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Open Access Research article

Interaction between interleukin-10 (IL-10) polymorphisms and dietary fibre in relation to risk of colorectal cancer in a Danish case-cohort study

Vibeke Andersen1237*, Rikke Egeberg4, Anne Tjønneland4 and Ulla Vogel56

Author Affiliations

1 Medical Department, SHS Aabenraa, DK-6200, Aabenraa, Denmark

2 Institute of Regional Health Service Research, University of Southern Denmark, 5230, Odense, Denmark

3 Medical Department, Viborg Regional Hospital, DK-8800, Viborg, Denmark

4 Danish Cancer Society Research Center, DK-2100, Copenhagen, Denmark

5 National Research Centre for the Working Environment, DK-2100, Copenhagen, Denmark

6 National Food Institute, Technical University of Denmark, DK-2860, Soborg, Denmark

7 Medical Department, Sygehus Sønderjylland Åbenrå, Egelund 10, DK-6200, Åbenrå, Denmark

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BMC Cancer 2012, 12:183  doi:10.1186/1471-2407-12-183

Published: 17 May 2012

Abstract

Background

More than 50% of the colorectal cancer (CRC) etiology has been attributed to diet. Established or suspected dietary factors modifying risk of CRC are red meat, cereals, fish, and fibre. Diet and lifestyle may be linked to cancer through inflammation. Interleukin-10 (IL-10) is an anti-inflammatory cytokine. We wanted to test if dietary factors and IL10 polymorphisms interact in relation to colorectal carcinogenesis.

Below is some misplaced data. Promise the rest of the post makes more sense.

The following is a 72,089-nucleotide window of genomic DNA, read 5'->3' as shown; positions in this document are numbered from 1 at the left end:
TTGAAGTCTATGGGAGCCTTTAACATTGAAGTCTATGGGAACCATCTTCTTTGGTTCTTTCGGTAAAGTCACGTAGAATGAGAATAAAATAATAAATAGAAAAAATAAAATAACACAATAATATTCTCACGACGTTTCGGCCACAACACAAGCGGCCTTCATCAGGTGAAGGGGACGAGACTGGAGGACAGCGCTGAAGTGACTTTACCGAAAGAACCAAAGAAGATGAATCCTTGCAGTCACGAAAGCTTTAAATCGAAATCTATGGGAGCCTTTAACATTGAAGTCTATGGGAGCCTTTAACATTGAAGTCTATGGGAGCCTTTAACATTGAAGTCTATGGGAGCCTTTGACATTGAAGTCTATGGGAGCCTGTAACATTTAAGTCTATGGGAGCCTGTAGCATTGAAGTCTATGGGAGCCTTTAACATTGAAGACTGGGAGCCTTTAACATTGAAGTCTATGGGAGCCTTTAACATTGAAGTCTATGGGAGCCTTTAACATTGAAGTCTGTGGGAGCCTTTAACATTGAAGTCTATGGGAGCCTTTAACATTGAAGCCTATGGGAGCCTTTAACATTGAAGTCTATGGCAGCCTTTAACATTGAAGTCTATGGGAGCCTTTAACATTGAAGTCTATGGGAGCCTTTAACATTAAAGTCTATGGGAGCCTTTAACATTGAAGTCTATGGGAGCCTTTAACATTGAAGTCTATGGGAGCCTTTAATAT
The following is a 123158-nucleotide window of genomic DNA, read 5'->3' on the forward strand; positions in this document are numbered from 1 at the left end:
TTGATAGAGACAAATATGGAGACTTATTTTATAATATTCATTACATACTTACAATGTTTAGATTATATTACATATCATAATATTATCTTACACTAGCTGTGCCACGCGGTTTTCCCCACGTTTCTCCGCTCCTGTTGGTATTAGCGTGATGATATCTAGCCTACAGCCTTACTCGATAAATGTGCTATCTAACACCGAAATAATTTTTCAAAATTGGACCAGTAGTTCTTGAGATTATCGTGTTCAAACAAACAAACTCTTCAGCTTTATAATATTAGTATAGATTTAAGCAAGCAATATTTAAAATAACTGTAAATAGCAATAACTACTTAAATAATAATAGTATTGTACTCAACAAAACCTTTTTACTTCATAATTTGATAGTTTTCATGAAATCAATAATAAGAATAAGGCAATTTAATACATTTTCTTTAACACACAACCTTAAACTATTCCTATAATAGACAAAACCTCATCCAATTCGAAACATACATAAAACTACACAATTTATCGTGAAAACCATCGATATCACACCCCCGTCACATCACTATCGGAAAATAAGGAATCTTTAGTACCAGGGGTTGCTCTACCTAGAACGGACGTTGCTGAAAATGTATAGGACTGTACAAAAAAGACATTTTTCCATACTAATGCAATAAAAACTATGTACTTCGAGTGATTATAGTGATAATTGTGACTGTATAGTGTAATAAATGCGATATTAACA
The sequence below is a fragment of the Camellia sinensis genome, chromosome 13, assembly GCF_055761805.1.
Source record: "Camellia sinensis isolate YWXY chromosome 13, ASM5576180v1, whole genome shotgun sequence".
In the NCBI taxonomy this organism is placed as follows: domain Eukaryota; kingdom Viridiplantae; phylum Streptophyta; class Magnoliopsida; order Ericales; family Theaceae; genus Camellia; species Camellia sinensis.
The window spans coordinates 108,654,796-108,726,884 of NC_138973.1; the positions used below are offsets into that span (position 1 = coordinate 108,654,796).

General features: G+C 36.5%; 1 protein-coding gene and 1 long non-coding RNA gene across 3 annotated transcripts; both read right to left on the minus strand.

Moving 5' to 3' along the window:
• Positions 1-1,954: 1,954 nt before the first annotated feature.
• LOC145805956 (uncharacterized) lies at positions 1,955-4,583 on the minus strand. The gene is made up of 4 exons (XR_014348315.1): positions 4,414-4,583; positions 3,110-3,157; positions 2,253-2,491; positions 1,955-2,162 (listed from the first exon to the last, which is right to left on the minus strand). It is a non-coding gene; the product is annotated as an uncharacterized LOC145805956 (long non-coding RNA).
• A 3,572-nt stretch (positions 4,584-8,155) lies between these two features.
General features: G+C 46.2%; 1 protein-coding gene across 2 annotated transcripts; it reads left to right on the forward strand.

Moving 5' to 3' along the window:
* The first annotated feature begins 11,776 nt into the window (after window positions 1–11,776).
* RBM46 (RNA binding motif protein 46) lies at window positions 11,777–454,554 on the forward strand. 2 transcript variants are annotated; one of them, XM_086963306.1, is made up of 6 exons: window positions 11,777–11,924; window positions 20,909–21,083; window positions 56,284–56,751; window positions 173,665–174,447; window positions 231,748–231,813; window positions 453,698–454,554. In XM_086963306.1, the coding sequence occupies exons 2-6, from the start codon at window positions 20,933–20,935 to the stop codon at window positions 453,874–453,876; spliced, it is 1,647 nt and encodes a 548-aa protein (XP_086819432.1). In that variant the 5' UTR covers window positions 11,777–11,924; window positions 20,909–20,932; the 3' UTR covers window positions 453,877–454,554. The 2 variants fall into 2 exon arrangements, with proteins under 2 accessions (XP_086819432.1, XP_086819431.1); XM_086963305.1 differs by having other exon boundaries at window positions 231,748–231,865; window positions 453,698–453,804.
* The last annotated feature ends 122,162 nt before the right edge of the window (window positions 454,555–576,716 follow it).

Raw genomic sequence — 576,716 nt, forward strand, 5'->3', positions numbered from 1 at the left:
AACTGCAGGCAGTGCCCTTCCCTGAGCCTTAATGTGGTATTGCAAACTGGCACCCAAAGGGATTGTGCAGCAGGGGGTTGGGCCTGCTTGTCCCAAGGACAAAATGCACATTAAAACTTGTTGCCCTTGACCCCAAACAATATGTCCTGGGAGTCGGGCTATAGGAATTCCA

Methods

The functional IL10 polymorphism C-592A (rs1800872) and the marker rs3024505 were assessed in relation to diet and lifestyle in a nested case-cohort study of 378 CRC cases and 775 randomly selected participants from a prospective study of 57,053 persons. Genotyping data on the IL10 polymorphism C-592A, smoking and non-steroidal anti-inflammatory drugs (NSAID) was retrieved from Vogel et al. (Mutat Res, 2007; 624:88). Incidence rate ratios (IRR) and 95% Confidence Interval (95% CI) were calculated.

Results

No associations were found between the IL10 rs3024505 polymorphism and risk of CRC. There was interaction between rs3024505 and dietary fibre (P-value for interaction = 0.01). IL10 rs3024505 homozygous wildtype carriers were at 27% reduced risk of CRC per 10 g fibre per day (95% CI: 0.60-0.88) whereas variant carriers had no risk reduction by fibre intake. Also, interaction between IL10 C-592A and intake of fibre was found (P-value for interaction = 0.02). Among those eating <17.0 grams of fibre per day, carriers of an C-592A variant allele had a statistically significantly higher risk of colorectal cancer compared to homozygous wildtypes. No significant differences in colorectal cancer risk were observed between the reference group (CC and <17.0 g/day) and carriers of one C-592A variant allele eating 17.0 or more grams of dietary fibre per day. This suggests that the increased risk due to carrying the variant allele can be overcome by higher fibre intake. No interactions between IL10 polymorphisms and dietary meat, cereal, or fish intake, or between IL10 rs3024505 and smoking or NSAID use were found.

Conclusions

In this northern Caucasian cohort we found interaction between IL10 and dietary fibre in CRC carcinogenesis. High intake of fibre seems to protect against CRC among individuals with IL10 related genetic susceptibility to CRC. This finding should be evaluated in other prospective and population-based cohorts with different ethnic groups.

Keywords:
Gene-environment interaction; Dietary fibre; Fibers; Inflammation; Red and processed meat; Cereals; Fish; Carcinogenesis; Cohort; Prospective study; Population-based; Epidemiology; Smoking; NSAID